He raises a hand to the equipment pouches slung across his body beneath the filthy off-white robe. His scrabbling fingers find a single magazine for the AK. He pulls it free and readies it. Then shuffles up against the stones and raises the rifle’s barrel up high enough to empty the rest of the mag.
It is hopeless to shoot like that, but he has no choice. As well as their Kalashnikovs and captured American Colt M4s, the Taliban have a guy with a sniper rifle. Something heavy. Maybe a captured Barrett Light Fifty from the Americans, or a vintage Dragunov from when the Soviets were having a crack at the Afghans.
Every time he’s popped his head up, a supersonic round has whined towards him. So far either he’s been lucky, or the Taliban sniper has been off his game. No self-respecting British or American sniper would miss from that range. But he knows his luck can’t last.
He is down to the thirty rounds in the fresh mag and six left in his sidearm. The Sig Sauer P226 has been with him on half a dozen ops all over the world from Mozambique to Venezuela. It lost its factory shine a long time ago, but it still works every time he pulls the trigger and it never, ever jams. You can’t really ask for much more.
Altogether that leaves him with thirty-six rounds. A pathetic number against half a dozen Taliban fighters draped in bandoliers, pockets stuffed with enough spare mags to take out ten operatives.
He drops out the empty mag and tosses it over the makeshift wall he is leaning against. Let them see he is reloading, at least. Maybe they’ll stay cautious if they think he isn’t out of ammo just yet. In goes the new one, slotted home and pushed into the latch with a quiet click. No palm-slapping heroics that might result in a mislocated catch.
He shuffles sideways on his belly, heading for the far end of the wall. So far, he’s been shooting over the top. His plan is to regain a tiny element of surprise and shoot from a different spot. Hopefully their sniper is still focused on the original point he’d popped up from.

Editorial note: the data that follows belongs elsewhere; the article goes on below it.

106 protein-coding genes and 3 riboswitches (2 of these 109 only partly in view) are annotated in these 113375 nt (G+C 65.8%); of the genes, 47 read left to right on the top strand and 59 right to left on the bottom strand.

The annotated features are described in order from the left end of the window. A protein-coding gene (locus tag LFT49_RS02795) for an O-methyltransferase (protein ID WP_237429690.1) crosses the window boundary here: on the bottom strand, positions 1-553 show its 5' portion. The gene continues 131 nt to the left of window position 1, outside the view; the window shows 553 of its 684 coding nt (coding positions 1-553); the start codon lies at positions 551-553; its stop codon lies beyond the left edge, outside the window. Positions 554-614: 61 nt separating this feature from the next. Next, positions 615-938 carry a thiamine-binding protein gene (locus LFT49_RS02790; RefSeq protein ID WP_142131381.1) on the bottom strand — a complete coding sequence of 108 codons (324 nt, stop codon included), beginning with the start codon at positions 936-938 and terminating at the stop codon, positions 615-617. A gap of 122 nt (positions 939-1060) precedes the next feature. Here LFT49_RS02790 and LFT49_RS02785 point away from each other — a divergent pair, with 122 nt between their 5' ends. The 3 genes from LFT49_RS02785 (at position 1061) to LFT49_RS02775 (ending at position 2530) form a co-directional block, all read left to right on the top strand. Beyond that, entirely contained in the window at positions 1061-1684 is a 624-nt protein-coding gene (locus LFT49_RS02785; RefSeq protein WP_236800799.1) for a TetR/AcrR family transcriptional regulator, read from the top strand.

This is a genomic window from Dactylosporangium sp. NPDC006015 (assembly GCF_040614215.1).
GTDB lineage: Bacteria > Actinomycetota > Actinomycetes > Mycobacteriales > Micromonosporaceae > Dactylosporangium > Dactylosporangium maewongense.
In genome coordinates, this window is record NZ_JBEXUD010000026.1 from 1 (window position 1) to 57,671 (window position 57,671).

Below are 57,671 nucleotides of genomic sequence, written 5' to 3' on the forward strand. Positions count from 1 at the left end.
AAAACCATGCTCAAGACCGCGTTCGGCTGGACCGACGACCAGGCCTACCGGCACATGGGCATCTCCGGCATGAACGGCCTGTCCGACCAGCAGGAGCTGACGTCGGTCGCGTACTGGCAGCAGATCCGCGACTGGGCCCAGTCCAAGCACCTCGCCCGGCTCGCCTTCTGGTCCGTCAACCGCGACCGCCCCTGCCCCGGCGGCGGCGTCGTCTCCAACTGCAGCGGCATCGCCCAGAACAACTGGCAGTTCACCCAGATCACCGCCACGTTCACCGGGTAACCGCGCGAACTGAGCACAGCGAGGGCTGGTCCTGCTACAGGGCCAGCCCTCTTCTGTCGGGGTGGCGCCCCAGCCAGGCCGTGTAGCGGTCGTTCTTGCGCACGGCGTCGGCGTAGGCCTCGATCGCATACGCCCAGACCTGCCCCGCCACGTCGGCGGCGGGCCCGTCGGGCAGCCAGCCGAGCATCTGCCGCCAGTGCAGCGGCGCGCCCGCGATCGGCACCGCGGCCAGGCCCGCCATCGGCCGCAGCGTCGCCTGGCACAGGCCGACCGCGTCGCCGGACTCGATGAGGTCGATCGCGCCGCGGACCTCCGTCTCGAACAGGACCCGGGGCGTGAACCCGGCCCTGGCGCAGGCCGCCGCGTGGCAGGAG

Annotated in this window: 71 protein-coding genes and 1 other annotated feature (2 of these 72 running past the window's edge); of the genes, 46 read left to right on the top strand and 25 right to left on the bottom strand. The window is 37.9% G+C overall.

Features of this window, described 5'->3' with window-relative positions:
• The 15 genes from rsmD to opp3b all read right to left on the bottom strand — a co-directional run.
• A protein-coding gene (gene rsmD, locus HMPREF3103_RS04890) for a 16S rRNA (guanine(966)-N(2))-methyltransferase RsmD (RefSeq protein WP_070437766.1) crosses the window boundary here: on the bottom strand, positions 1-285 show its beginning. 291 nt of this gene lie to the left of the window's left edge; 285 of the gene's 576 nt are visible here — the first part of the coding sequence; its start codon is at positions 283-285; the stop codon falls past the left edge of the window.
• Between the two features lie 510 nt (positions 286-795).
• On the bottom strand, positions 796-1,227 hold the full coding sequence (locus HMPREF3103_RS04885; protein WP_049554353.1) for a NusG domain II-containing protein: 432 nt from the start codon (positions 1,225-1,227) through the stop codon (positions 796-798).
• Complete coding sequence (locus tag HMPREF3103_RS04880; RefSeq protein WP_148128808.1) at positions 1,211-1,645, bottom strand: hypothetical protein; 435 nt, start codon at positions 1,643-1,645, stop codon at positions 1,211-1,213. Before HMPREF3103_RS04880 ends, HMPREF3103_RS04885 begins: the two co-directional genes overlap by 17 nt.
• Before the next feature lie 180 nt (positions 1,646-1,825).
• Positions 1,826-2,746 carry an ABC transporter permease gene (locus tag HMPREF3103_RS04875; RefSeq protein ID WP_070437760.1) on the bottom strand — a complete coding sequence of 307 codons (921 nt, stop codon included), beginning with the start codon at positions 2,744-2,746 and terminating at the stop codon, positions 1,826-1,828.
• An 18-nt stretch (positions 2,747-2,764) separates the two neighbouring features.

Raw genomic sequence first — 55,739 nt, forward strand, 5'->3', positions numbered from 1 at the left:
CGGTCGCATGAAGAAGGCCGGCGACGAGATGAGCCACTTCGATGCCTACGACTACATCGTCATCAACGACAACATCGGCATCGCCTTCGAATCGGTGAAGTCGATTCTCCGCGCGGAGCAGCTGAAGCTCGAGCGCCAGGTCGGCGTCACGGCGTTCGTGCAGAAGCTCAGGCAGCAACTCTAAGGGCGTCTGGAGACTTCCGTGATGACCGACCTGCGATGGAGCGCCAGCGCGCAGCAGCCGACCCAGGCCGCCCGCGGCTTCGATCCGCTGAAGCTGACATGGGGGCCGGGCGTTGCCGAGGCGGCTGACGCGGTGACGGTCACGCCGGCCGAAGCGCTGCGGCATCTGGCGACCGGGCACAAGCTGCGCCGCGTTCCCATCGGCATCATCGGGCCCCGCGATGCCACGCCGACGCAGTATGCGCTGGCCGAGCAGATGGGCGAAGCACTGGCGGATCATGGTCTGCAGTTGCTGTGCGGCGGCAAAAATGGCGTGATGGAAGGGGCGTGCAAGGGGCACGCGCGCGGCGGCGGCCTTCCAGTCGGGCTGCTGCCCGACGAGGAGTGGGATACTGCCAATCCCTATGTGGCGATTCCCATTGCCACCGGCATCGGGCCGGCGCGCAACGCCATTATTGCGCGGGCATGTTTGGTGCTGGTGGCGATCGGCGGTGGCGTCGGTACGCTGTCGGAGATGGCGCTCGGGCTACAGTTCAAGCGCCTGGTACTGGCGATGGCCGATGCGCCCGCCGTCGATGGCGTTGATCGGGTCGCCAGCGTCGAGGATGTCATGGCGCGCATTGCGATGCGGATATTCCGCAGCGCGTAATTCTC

The sniper needs to be killed first. Get the accuracy guy and the rest will be easier game. Despite their advantage in numbers, he reckons he can take them out.
Dragging his ankle brings it into contact with the dust, grit and stone chips littering the desert floor. A fresh wave of agony ignites like petrol being trickled onto a smouldering fire. He hisses with the pain of it and continues working his way along to his new firing position.
Shouts go up from the Taliban on the other side of the wall. Christ! They sound so close. It’s now or never.
He rolls sideways, onto his back, bringing his rifle over with him. Upside down, his aim is wild, but with the fire selector set to full auto he doesn’t believe it will matter. He presses the trigger and sends 7.62 mm rounds spraying out in a fan towards the advancing Taliban.
A head blows apart in a pink mist. No time for even the beginnings of a scream. Fragments of bone and scraps of bearded face spin away into the dust. Another one bites the dust! Ha! He isn’t finished yet. Come on, you bastards! Let’s see what you’ve got.
He rights himself and squeezes off another burst. Two more of the bearded fighters fall, one with a gaping cavity torn into his side from which viscera spill; hot, wet and red. His comrade staggers on for another step despite missing the top of his head.
That still leaves three fighters advancing, machine guns levelled at him. The answering burst of automatic fire is deafening. Blue gun smoke tints the air and seems to shatter it into its constituent atoms. Every searing breath he draws into his protesting lungs brings with it the acrid smell of burnt propellant and the metallic stink of the red-hot ejected brass casings.
He rolls back into cover and gets ready. The firefight has reached that point they all do in the end. No quarter expected or given. Everyone down to their last reserves of ammunition and adrenaline. But not courage. No. Never courage. He is ready to die here if that is what the mission – and the fates – demand of him. But he is sure as hell not going to go alone.
More sniper rounds smash into the wall. It is thick enough to withstand them, but even so, he feels each kinetic impact thrumming through his body as if he is taking tackles on the rugby field.
The reports are enormous. The sniper is close. Maybe now is the time to put him out of action.